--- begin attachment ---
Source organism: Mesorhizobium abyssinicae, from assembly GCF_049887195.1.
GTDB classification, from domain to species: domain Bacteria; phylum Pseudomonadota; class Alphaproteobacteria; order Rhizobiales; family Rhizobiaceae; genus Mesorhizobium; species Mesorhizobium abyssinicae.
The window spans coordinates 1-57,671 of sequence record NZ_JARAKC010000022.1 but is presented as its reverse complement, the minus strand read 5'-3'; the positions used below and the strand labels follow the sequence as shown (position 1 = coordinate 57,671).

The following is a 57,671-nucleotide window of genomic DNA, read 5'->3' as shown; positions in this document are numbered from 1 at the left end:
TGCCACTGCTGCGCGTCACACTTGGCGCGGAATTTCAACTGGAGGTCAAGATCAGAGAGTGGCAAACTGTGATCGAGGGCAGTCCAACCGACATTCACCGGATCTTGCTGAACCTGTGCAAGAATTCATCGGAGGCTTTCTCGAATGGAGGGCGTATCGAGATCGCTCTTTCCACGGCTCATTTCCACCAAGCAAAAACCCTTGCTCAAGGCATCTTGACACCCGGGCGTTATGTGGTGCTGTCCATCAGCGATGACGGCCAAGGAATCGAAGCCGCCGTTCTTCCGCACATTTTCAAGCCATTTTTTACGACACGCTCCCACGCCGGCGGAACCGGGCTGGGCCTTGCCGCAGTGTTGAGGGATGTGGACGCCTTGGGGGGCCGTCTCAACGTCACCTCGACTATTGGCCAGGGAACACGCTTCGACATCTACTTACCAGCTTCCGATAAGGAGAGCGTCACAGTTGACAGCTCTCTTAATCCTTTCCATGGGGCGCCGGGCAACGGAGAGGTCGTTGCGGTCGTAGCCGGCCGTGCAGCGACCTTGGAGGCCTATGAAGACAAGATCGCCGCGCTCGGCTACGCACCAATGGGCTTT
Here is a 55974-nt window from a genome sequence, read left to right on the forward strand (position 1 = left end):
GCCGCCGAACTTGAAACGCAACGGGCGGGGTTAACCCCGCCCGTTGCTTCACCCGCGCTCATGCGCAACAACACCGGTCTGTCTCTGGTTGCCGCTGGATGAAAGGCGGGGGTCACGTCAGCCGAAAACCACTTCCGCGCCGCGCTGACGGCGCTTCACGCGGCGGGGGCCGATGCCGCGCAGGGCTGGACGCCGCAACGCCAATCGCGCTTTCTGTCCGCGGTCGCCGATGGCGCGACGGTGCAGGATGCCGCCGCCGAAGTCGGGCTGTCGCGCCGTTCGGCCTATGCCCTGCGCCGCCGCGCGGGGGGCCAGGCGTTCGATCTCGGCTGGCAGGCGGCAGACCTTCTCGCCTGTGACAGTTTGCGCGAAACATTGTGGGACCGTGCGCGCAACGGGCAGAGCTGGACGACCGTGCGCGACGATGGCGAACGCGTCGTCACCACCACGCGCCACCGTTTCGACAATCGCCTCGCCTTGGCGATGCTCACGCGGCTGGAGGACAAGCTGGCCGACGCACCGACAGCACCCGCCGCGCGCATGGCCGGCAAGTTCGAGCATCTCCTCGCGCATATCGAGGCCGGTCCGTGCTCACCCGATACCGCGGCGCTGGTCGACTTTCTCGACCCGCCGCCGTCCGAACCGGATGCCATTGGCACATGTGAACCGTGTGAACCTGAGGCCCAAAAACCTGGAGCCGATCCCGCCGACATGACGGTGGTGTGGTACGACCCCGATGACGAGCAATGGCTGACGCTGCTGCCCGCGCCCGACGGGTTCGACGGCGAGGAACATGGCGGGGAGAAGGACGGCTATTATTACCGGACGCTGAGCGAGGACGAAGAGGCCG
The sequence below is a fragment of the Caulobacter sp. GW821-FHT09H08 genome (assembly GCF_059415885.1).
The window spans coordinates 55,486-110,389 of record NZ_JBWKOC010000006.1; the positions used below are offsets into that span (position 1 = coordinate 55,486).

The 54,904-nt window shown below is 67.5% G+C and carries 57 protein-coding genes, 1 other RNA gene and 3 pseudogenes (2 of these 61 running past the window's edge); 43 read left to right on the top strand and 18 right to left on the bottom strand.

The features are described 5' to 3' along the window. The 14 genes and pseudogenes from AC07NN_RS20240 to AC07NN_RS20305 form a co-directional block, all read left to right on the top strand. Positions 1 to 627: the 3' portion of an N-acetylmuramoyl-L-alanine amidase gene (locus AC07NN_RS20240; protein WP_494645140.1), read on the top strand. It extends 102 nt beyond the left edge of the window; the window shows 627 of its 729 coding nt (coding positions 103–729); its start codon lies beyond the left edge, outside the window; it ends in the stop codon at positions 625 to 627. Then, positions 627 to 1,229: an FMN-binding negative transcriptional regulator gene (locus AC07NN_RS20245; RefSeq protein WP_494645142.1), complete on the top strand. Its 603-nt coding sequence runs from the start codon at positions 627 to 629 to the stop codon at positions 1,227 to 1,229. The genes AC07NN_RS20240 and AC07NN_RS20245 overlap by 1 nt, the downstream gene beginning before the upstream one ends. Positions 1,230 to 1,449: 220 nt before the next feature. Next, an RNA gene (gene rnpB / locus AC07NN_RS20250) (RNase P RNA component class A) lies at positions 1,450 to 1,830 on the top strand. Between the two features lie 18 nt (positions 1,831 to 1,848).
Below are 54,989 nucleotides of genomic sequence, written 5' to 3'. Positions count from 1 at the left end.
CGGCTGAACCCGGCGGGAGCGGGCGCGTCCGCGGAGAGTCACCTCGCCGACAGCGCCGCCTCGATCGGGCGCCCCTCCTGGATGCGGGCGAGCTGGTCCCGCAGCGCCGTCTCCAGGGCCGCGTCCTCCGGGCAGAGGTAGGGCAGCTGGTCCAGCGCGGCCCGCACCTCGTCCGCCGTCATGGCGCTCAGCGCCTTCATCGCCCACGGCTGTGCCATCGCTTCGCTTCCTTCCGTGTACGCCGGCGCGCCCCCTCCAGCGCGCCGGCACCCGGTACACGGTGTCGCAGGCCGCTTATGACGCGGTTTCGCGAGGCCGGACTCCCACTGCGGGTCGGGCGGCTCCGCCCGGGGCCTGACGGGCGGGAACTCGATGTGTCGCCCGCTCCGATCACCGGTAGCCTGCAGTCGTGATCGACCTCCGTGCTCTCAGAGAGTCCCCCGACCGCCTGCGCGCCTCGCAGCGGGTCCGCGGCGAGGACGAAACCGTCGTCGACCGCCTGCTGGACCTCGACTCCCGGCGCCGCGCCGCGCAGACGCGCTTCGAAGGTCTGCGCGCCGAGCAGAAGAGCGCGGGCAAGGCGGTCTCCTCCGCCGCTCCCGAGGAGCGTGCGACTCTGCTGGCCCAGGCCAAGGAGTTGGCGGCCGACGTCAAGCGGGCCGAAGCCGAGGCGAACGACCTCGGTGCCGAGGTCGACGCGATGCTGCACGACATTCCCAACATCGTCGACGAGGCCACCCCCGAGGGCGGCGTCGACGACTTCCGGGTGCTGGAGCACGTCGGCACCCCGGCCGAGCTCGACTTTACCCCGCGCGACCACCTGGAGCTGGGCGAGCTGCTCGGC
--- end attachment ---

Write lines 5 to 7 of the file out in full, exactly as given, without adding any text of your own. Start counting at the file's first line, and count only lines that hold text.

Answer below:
TGCCACTGCTGCGCGTCACACTTGGCGCGGAATTTCAACTGGAGGTCAAGATCAGAGAGTGGCAAACTGTGATCGAGGGCAGTCCAACCGACATTCACCGGATCTTGCTGAACCTGTGCAAGAATTCATCGGAGGCTTTCTCGAATGGAGGGCGTATCGAGATCGCTCTTTCCACGGCTCATTTCCACCAAGCAAAAACCCTTGCTCAAGGCATCTTGACACCCGGGCGTTATGTGGTGCTGTCCATCAGCGATGACGGCCAAGGAATCGAAGCCGCCGTTCTTCCGCACATTTTCAAGCCATTTTTTACGACACGCTCCCACGCCGGCGGAACCGGGCTGGGCCTTGCCGCAGTGTTGAGGGATGTGGACGCCTTGGGGGGCCGTCTCAACGTCACCTCGACTATTGGCCAGGGAACACGCTTCGACATCTACTTACCAGCTTCCGATAAGGAGAGCGTCACAGTTGACAGCTCTCTTAATCCTTTCCATGGGGCGCCGGGCAACGGAGAGGTCGTTGCGGTCGTAGCCGGCCGTGCAGCGACCTTGGAGGCCTATGAAGACAAGATCGCCGCGCTCGGCTACGCACCAATGGGCTTT
Here is a 55974-nt window from a genome sequence, read left to right on the forward strand (position 1 = left end):
GCCGCCGAACTTGAAACGCAACGGGCGGGGTTAACCCCGCCCGTTGCTTCACCCGCGCTCATGCGCAACAACACCGGTCTGTCTCTGGTTGCCGCTGGATGAAAGGCGGGGGTCACGTCAGCCGAAAACCACTTCCGCGCCGCGCTGACGGCGCTTCACGCGGCGGGGGCCGATGCCGCGCAGGGCTGGACGCCGCAACGCCAATCGCGCTTTCTGTCCGCGGTCGCCGATGGCGCGACGGTGCAGGATGCCGCCGCCGAAGTCGGGCTGTCGCGCCGTTCGGCCTATGCCCTGCGCCGCCGCGCGGGGGGCCAGGCGTTCGATCTCGGCTGGCAGGCGGCAGACCTTCTCGCCTGTGACAGTTTGCGCGAAACATTGTGGGACCGTGCGCGCAACGGGCAGAGCTGGACGACCGTGCGCGACGATGGCGAACGCGTCGTCACCACCACGCGCCACCGTTTCGACAATCGCCTCGCCTTGGCGATGCTCACGCGGCTGGAGGACAAGCTGGCCGACGCACCGACAGCACCCGCCGCGCGCATGGCCGGCAAGTTCGAGCATCTCCTCGCGCATATCGAGGCCGGTCCGTGCTCACCCGATACCGCGGCGCTGGTCGACTTTCTCGACCCGCCGCCGTCCGAACCGGATGCCATTGGCACATGTGAACCGTGTGAACCTGAGGCCCAAAAACCTGGAGCCGATCCCGCCGACATGACGGTGGTGTGGTACGACCCCGATGACGAGCAATGGCTGACGCTGCTGCCCGCGCCCGACGGGTTCGACGGCGAGGAACATGGCGGGGAGAAGGACGGCTATTATTACCGGACGCTGAGCGAGGACGAAGAGGCCG